Each branch should have at least 6 inches of free space around them. Remove all crossing branches that are too close together. Keeping fruit tree branches open to allow more light and freedom for bee movement is important. Sunlight and bees carrying pollen should increase productivity and create larger fruit.
All varieties of fruit trees can be maintained at a predetermined height if pruned consistently.
Sometimes a fruit tree produces more fruit than it should or produces lots of fruit that is very small. So thinning your crop is a heartbreaking task that should be done to reduce how many fruits are on each branch so more energy can go into fewer Apricots, therefore making them larger instead.
Apricot trees can be either self-pollinating or require a pollinator tree, and NatureHills.com lists suitable pollinators for every Apricot tree in our inventory on each plant's individual information page. However, for larger crops per tree, even a self-pollinating tree will have a much larger yield with a pollinator buddy!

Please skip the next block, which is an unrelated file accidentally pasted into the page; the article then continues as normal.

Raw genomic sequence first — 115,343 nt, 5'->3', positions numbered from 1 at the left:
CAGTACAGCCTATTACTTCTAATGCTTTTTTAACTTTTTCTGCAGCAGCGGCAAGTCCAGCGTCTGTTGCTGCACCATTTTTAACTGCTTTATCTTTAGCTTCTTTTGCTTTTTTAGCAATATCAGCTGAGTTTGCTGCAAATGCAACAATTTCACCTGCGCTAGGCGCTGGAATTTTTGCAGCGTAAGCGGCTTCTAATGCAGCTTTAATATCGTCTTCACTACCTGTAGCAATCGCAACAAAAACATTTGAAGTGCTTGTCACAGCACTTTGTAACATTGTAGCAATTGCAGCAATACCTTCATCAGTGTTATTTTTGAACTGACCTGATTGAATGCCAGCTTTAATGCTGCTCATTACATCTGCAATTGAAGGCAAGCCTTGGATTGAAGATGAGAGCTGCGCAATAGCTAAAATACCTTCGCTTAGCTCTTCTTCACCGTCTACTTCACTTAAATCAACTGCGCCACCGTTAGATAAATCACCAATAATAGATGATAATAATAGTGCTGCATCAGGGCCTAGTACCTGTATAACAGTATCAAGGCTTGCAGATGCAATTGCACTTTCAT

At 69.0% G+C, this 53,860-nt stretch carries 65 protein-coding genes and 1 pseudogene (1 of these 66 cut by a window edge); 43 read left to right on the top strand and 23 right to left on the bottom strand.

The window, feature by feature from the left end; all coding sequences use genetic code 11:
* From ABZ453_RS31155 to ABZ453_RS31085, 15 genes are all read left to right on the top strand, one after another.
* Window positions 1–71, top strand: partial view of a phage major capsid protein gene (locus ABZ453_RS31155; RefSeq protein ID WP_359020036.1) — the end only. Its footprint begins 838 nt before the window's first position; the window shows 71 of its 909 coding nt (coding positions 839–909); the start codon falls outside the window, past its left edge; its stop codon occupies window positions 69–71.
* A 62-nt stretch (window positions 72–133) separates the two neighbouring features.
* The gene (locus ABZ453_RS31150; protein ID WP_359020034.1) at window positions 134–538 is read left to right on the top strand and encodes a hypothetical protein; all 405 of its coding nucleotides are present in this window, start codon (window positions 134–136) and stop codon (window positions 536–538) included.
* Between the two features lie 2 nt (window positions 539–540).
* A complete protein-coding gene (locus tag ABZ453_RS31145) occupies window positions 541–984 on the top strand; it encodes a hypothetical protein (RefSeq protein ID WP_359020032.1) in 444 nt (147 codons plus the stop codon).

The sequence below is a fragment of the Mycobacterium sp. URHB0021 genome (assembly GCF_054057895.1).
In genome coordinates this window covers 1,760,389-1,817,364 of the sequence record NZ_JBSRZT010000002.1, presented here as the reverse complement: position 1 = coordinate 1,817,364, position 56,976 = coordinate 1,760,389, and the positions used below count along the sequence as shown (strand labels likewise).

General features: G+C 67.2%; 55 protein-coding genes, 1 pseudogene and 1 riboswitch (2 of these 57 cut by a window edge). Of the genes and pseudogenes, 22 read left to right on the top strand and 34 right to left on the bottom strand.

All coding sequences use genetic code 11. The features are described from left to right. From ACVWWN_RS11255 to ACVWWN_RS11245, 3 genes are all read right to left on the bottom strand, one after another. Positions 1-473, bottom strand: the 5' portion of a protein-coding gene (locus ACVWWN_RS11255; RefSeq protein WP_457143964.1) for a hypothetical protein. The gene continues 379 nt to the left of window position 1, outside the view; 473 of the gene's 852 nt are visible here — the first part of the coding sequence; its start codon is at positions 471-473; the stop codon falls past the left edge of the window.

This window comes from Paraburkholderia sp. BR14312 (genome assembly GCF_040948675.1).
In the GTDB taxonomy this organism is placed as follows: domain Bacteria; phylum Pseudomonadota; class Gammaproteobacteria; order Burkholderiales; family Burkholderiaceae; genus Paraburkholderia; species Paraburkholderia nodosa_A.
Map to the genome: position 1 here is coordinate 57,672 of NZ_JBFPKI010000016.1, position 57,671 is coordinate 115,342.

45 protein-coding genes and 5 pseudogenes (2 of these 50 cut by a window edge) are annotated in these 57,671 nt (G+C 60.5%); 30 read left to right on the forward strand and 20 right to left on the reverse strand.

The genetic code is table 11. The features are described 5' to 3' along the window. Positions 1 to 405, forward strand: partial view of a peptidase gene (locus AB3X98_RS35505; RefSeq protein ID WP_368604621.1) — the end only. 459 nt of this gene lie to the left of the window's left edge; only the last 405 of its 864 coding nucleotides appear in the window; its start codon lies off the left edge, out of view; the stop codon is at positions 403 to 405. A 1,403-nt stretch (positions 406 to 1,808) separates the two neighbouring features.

Growing Apricot trees in the backyard are not much different than raising them in an orchard setting. Selecting a location for planting is important. There are at least two main requirements - soil and sunlight. Provide at least 6 hours of direct sunlight per day for the best and the most fruit.
The Apricot tree blooms are susceptible to early frosts, so planting an Apricot tree in the lowest part of the yard would be counterproductive. It is best to select a high spot in the yard so the cold air can drain away from the trees when they are in bloom. The Apricot blossoms are very susceptible to frost, so a season's fruit production may be lost because of a few lower degrees of temperature.
Before planting the Apricot tree, prepare the soil prior to planting by adding organic matter if needed, and check the drainage and nutrient status should you be unsure if it’s lacking either.